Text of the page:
The Teaching Life–Commitments and Positions

In early April, MetLife released the results of a big national survey of teachers designed that explores “teacher’s (sic) opinions and brings them to the attention of the American public and policymakers.”

You can get to the whole thing using this link right here. I’ve only read through the first part, which was pretty amazing in particular for the widespread belief in and commitment to collaboration. I think it was Lisa Delpit (an amazing education writer), but I could be wrong about that reference, who once (astutely, in my opinion) compared teachers in their classrooms to two-year-olds engaged in parallel play–only feet apart from each other, yet consistently and entirely oblivious to what is going on just feet away from themselves. It seems that our colleagues at the lower levels of schooling, despite being equally or similarly swamped in terms of load and student need (ever meet a teacher who wasn’t overwhelmed?), manage to carve out some time to get together to talk about students and student success, something that has proven tremendously challenging at HW.

Some interesting findings from that first section:

  • Two-thirds of teachers (67%) and three-quarters of principals (78%) think that greater collaboration among teachers and school leaders would have a major impact on improving student achievement.
  • On average, teachers spend 2.7 hours per week in structured collaboration with other teachers and school leaders, with 24% of teachers spending more than 3 hours per week.
  • The most frequent type of collaborative activities are teachers meeting in teams to learn what is necessary to help their students achieve at higher levels; school leaders sharing responsibility with teachers to achieve school goals; and beginning teachers working with more experienced teachers. A majority of teachers and principals report that these activities occur frequently at their school.
  • The least frequent type of collaborative activity is teachers observing each other in the classroom and providing feedback. Less than one-third of teachers or principals report that this frequently occurs at their school.

I mean, do you know anyone who spends 2 and half hours per week in structured collaboration (let’s say a planning meeting) with a colleague talking about anything, much less “what is necessary to help their students achieve at higher levels?”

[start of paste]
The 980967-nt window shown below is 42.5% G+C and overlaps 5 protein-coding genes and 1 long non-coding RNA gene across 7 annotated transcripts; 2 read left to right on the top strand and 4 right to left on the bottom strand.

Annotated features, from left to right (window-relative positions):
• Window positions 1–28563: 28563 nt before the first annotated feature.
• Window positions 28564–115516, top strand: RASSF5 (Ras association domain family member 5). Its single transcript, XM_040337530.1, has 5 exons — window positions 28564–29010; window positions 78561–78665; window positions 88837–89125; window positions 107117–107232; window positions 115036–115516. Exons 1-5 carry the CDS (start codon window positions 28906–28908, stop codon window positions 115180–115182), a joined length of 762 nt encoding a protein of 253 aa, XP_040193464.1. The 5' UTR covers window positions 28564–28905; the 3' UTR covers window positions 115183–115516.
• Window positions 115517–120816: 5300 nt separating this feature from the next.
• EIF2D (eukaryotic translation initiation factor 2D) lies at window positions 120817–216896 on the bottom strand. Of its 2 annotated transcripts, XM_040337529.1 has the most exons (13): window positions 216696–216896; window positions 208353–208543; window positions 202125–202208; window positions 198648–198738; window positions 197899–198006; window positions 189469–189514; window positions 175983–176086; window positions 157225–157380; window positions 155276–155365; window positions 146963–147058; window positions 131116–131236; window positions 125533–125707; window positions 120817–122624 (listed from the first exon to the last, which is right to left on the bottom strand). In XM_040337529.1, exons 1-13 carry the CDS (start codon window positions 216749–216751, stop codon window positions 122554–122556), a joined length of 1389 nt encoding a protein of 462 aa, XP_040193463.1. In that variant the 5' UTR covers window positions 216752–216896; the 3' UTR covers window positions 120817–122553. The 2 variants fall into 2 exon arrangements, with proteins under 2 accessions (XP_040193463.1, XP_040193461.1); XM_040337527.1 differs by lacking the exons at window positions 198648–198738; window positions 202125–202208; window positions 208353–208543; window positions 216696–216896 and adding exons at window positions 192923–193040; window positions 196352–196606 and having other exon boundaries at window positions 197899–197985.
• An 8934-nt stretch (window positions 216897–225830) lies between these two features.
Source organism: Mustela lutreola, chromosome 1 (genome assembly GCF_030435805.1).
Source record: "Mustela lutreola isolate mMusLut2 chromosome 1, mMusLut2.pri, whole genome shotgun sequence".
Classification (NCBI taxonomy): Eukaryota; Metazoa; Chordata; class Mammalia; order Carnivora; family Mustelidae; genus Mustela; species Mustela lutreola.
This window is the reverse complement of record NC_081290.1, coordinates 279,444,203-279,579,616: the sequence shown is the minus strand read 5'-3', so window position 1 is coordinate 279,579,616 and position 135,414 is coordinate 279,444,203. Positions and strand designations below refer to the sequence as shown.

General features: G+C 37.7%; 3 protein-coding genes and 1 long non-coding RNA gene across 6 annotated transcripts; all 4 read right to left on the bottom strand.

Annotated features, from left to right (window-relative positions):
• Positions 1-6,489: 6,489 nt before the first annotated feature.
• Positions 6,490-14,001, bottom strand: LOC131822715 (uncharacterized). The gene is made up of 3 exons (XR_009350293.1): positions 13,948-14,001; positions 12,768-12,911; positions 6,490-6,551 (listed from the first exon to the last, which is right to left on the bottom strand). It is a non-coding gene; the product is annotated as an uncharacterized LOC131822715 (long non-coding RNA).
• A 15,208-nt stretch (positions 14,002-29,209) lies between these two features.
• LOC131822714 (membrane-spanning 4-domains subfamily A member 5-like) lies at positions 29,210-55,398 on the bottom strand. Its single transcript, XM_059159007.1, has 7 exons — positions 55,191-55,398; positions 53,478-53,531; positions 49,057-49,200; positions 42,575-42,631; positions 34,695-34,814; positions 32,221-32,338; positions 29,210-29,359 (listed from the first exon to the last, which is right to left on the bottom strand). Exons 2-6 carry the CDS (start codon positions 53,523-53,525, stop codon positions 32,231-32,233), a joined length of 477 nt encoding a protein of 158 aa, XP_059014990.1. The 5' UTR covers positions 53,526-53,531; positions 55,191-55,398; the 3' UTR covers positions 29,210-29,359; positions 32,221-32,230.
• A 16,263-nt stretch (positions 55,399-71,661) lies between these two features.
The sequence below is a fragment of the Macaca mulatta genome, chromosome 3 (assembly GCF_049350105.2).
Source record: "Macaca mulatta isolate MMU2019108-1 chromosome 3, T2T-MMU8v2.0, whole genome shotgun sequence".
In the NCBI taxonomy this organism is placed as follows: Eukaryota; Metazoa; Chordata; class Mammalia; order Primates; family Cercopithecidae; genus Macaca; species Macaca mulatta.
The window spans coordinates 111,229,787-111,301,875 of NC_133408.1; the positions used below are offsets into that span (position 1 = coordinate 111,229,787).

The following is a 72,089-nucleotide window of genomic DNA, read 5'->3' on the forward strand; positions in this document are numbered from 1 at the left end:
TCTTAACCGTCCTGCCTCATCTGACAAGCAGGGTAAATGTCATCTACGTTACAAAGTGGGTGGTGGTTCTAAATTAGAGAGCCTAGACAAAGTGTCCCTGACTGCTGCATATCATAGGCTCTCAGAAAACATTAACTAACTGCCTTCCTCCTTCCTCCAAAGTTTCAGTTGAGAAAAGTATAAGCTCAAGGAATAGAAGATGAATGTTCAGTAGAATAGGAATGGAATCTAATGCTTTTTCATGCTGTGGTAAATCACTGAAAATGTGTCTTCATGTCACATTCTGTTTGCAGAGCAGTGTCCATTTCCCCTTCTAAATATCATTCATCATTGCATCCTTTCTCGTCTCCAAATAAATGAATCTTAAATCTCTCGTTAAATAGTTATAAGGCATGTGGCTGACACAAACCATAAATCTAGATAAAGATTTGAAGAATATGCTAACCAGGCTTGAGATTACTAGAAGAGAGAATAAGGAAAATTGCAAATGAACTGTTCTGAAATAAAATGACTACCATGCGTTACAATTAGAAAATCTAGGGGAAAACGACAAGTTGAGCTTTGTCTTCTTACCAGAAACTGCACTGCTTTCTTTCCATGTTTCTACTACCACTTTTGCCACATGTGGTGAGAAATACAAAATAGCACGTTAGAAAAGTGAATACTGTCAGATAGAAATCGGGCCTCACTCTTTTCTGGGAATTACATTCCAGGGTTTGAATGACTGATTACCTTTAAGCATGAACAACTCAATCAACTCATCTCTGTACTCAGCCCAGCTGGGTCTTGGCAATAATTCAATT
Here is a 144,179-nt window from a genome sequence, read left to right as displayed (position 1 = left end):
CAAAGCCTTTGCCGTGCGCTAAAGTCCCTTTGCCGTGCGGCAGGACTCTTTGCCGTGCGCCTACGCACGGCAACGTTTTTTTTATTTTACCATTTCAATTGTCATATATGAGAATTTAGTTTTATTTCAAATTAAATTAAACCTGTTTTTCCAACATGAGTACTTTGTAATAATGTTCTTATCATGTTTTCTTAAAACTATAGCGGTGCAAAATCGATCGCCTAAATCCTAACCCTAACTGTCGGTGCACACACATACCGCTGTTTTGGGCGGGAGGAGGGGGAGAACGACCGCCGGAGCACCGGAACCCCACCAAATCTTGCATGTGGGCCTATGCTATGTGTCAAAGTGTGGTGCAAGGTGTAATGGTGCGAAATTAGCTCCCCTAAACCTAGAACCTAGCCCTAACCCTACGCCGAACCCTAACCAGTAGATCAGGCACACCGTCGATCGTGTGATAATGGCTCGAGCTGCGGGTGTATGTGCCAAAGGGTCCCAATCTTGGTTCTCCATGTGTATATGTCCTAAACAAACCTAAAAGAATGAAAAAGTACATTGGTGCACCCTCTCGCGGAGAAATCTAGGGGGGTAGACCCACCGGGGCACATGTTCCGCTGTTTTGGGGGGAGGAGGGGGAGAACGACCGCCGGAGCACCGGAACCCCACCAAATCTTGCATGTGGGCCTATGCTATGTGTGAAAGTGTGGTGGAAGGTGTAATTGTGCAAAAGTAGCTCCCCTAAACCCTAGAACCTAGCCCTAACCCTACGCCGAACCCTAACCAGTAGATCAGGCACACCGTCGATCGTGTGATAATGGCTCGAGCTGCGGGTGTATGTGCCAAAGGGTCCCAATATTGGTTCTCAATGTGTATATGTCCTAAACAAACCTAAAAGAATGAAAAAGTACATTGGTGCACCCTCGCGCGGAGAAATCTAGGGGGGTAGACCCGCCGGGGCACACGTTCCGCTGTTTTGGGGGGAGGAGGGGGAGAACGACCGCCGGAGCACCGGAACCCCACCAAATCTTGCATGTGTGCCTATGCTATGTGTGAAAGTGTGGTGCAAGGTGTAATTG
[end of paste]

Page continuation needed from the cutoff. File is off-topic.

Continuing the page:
Talk about silos…

Reform of Schooling: Diane Ravitch and President Obama

It’s education reform Sunday for some reason.

Hot on the heels of the National Standards announcement, here, for your enjoyment, is an interesting review from Slate.com of Diane Ravitch’s new book which is giving NCLB supporters everything from headaches to apoplexies.

Much has already been made of Ravitch’s book, in which she has renounced her long-standing support of charter schools and NCLB. Her change of heart is notable because she is one of the nation’s most serious and credible education scholars. In a career spanning four decades, she’s written multiple histories and been an influential voice in policy debates, challenging both the reflexive right and left at different points over the years. But like a general who can no longer ignore the mounting casualties of a war she helped to propagate, she now argues the battle cannot be won under the current terms of engagement. In this sense, her book arrives with the force of the Pentagon Papers. Ravitch, of course, isn’t revealing state secrets—but it sometimes seems as if she is, given how counter much of the evidence she presents runs to prevailing wisdom about education reform.

Then, President Obama used his Saturday address to look ahead beyond the health care debate toward the next site of political mayhem, the expiring NCLB legislation. You can see his speech on the White House’s Blog site.

I’m sure the political shows are full of jibber jabber on all of this, too.